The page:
In his 1999 poem about Bacon entitled "Spirits of the Head," Eshleman begins with the question: "You want to recover the original wholeness?" His answer appears to be that we should plunge, so to speak, into the unruliness of the material world. He tells us we must "re-enter chaos," kill our "own profane existence," and "become a chocolate skull wrapped in white silk." Of course, as so often in Eshleman, what appears at first to be a lucid thought - the urge to re-enter an original chaos and to violently split from our "profane" selves - becomes, with a surprising, additional line, incredibly paradoxical. The full line reads: "Become a chocolate skull, wrapped in white silk, teeth sewn shut, sockets / shell-stoppered." We have an image of the skull closed off ("wrapped" and "sewn shut" and "shell-stoppered") from any intercourse with the world around it. A skull that has lost its human attributes, that has become a thing. How does such a closed-off image of the human relate to the lines of Romantic liberation that immediately precedes it? On one level, Eshleman seems to be trying to evoke a fundamental polarity in the noumenal realm: the split between bodiless and unmoored chaos and the mute self-contained thing (with Eshleman choice of a skull here bringing the human in direct relationship with this thingness). On other level, though, the image of the "chocolate skull" operates in this poem similarly to the way the "giant gangrenous ear" operates in the poem discussed earlier. It is an image that can not be interpreted symbolically or theoretically. It seems to stand in contradiction to the opening question of the possible ways we can recover "original wholeness." How could such a skull-as-thing be related to any notion of wholeness (except in the sense that such a skull, like a stone, is utterly self-contained)? And on yet another level, this skull is once again a sign of Eshleman's materialist philosophy. Eshleman appears to be suggesting that we must bring this image of the skull, with its teeth "sewn shut," and its eyes "shell-stoppered," into our most basic understanding about "the human," and only by aligning ourselves with such an orientation will we be able to "kill" our "profane existence." And I would argue that there are moments such as these in Eshleman’s work when he is close to Beckett’s radical sense of materiality. The philosopher Simon Critchley, in his book entitled Very Little...Almost Nothing: Death, Philosophy, Literature, makes the fascinating argument that Beckett's work deals with the "question of establishing the meaning of meaninglessness" (the author's italics). Eshleman is not Beckettian in his despair, nor is he interested in stripping art to its barest roots - like Vallejo and Whitman, Eshleman strives to immerse himself in the excess of things - but he begins in a similar place as Beckett. His work is premised on the meaninglessness of the material realm, on such indigestible images as the "chocolate skull" and the "gigantic gangrenous ear." And like Bacon, who once said his paintings were an attempt "to remake the violence of reality itself," Eshleman has no interest in a "wholeness" that would do away with the violence of a radical materialism. Which brings me to the last question I will discuss in this essay: How can a politically urgent poetry be written when reality is premised on violence (a violence, Bacon once said, that has "nothing to do with the violence of war")? How can we simultaneously write politically astute work while also keeping in mind Adorno's belief that "Thought has its honor by defending what is condemned as nihilism"?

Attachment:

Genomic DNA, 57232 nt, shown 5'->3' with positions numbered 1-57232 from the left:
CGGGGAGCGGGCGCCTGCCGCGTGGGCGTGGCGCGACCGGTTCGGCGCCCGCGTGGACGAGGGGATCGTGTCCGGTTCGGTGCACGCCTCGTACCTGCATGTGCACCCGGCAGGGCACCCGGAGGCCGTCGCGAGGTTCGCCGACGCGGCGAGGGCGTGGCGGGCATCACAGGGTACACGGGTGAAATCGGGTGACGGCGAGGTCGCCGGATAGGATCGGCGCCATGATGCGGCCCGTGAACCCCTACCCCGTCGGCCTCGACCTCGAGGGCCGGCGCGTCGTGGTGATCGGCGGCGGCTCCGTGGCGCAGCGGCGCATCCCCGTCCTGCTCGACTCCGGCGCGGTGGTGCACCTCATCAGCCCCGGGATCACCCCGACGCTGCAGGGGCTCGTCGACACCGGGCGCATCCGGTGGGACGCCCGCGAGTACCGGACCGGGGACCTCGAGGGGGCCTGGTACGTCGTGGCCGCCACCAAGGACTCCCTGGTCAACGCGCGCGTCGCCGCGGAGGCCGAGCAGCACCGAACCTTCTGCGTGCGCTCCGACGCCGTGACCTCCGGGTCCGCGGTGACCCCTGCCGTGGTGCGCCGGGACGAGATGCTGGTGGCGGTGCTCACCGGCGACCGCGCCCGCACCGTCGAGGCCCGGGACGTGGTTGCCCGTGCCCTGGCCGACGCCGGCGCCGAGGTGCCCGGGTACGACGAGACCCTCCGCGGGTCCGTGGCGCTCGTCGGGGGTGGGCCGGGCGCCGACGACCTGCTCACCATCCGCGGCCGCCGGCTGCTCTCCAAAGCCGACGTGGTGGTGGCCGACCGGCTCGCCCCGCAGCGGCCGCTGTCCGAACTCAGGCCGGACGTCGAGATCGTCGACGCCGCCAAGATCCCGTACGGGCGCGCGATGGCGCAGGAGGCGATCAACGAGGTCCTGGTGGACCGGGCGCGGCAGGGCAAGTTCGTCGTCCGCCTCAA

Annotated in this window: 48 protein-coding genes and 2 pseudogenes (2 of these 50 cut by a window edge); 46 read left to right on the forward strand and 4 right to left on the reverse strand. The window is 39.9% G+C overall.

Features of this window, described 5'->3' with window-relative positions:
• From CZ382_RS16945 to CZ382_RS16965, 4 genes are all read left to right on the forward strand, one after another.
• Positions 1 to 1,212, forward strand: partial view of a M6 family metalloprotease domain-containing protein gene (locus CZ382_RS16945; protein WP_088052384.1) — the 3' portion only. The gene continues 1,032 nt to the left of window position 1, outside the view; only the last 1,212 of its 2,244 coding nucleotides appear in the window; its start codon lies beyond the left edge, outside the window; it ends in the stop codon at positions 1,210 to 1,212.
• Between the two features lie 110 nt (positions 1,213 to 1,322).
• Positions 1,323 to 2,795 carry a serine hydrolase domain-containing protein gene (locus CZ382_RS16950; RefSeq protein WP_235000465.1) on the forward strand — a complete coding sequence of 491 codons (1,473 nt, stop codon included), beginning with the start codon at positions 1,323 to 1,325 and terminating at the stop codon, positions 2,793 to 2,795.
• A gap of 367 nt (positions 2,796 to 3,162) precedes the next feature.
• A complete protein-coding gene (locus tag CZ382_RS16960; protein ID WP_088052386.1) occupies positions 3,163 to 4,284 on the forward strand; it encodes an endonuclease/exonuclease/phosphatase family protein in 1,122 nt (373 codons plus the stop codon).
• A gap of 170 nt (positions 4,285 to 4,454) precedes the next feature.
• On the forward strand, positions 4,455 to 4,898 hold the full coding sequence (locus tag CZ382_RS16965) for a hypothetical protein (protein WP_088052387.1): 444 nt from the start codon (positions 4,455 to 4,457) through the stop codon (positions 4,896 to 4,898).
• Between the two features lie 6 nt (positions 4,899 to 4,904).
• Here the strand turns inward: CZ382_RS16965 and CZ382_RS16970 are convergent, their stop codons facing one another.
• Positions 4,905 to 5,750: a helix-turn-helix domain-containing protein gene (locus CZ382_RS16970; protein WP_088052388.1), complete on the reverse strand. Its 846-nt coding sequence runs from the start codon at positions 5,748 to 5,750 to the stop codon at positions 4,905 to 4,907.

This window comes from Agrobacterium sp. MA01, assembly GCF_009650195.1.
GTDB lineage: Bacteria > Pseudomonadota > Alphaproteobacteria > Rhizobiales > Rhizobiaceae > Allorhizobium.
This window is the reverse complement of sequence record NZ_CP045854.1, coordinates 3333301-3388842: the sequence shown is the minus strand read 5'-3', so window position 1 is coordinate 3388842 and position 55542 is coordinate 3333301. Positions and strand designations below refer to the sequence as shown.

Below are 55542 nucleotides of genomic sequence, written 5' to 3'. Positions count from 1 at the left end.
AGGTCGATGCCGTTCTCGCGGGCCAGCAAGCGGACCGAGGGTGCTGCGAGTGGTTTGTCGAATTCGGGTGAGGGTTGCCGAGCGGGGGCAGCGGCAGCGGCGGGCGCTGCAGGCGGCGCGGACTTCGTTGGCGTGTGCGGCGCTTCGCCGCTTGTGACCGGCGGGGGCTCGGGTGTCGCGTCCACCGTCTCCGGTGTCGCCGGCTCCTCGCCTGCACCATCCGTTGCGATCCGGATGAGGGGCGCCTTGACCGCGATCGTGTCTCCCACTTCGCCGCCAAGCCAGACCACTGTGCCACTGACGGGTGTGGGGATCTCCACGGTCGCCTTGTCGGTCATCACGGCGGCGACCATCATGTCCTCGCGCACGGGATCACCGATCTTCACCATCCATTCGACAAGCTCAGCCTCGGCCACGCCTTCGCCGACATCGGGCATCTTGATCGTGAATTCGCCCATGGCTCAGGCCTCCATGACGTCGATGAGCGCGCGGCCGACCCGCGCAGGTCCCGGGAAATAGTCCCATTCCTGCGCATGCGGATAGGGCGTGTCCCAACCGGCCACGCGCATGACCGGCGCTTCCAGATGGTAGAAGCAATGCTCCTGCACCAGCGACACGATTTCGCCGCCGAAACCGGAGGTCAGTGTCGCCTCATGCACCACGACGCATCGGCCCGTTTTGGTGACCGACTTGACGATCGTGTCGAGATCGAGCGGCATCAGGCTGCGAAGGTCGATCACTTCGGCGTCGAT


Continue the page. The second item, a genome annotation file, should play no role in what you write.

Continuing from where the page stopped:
3. Eshleman and the issue of political poetry
If God is dead, then nothing is permitted.
- Jacques Lacan
The Golub archtypical question:
if abstract color fields are peeled away,